The 2011 and 2012 droughts that affected a large percentage of the United States have had some negative health and productivity impacts on the cow-calf herd.
click image to zoomIf weak calf syndrome is due to maternal dietary protein deficiency late in gestation, this may affect the ability of calves to absorb antibodies from colostrum. In some areas reproduction has suffered due to excessive heat during breeding season, and in others lack of adequate forage and other feedstuffs for pregnant cattle is influencing dystocia in cows and heifers as well as weaker calves at birth.
“The birth of an unacceptable number of small, weak calves in a cow-calf herd can be due to a variety of causes, and in some situations multiple causes may be involved concurrently,” explains Amelia Woolums, DVM, PhD, MVSc, Dipl. ACVIM, Dipl. ACVM, University of Georgia.
“Evidence exists to support a role for inadequate dietary protein and/or energy fed to cows and heifers late in gestation, BVDV infection in the herd during gestation, selenium deficiency, fetal thyroid abnormalities (possibly due to selenium deficiency or iodine imbalance in the dam’s diet), and prenatal infection of calves with agents such as leptospira and adenovirus,” Woolums says.
Weak calf syndrome
Woolums notes that each of these possible causes of “weak calf syndrome” could theoretically impact the immune response of the young calf (see sidebar). “It is very likely that calves that are abnormally small and weak at birth due to any of these causes have suboptimal immune function.”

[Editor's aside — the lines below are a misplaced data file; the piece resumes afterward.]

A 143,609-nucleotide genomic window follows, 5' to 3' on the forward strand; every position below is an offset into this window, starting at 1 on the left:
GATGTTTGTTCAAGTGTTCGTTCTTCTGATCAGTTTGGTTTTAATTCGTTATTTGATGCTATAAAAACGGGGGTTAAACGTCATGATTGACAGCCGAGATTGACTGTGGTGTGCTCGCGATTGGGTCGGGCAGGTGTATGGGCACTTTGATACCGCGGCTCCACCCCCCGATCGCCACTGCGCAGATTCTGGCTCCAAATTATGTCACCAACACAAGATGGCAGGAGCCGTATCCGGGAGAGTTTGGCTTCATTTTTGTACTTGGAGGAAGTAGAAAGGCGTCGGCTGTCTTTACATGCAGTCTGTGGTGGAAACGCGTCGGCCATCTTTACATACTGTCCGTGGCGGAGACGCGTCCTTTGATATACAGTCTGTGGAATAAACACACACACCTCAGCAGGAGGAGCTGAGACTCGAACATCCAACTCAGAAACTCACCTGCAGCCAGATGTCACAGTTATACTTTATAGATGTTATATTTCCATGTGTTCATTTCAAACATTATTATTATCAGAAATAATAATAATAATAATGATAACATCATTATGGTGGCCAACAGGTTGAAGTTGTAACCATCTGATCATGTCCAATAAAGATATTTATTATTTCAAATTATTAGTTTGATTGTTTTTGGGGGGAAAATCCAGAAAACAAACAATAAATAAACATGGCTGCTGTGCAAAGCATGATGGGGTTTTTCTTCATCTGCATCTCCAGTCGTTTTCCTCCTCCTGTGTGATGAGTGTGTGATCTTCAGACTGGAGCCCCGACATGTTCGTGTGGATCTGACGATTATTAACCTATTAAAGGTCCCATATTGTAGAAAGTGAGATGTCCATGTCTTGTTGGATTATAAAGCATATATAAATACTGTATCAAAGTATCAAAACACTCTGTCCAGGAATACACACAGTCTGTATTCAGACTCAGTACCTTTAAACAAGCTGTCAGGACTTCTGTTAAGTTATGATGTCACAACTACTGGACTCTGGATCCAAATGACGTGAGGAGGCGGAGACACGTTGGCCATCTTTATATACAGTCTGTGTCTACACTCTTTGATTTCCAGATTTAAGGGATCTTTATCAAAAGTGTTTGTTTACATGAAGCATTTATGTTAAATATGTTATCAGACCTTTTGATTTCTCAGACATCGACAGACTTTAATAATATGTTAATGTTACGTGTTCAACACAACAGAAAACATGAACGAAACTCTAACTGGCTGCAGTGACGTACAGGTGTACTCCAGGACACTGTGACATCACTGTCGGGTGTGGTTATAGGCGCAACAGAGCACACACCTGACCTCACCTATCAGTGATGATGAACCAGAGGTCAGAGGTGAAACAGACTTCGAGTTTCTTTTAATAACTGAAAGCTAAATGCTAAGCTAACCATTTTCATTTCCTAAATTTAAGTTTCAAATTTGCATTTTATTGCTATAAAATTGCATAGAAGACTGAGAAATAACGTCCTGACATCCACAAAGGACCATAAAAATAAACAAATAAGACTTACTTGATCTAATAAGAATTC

However, very little research has been done to specifically evaluate immune function in calves from herds with weak calf syndrome, so it is difficult to accurately characterize the nature and severity of immune dysfunction in affected calves. “It is likely that the specific effects, and the severity of the effects, depend on the specific cause or combination of causes,” Woolums says.
If weak calf syndrome is due to maternal dietary protein deficiency late in gestation, this may affect the ability of calves to absorb antibodies from colostrum. Research has shown that calves born to cows fed a diet low in crude protein (about 1 lb/day) in the last 100 days of gestation had very low serum IgG concentrations after colostrums ingestion, as compared to calves whose dams were fed a higher amount of crude protein (about 2 lbs/day).
This difference appeared to be due to decreased ability of calves from dams fed low protein diets to absorb immunoglobulin from colostrum they were fed, and not, in this case, due to lower concentrations of antibody in the colostrum of the cows (J An Sci 53:1174, 1981), Woolums explains.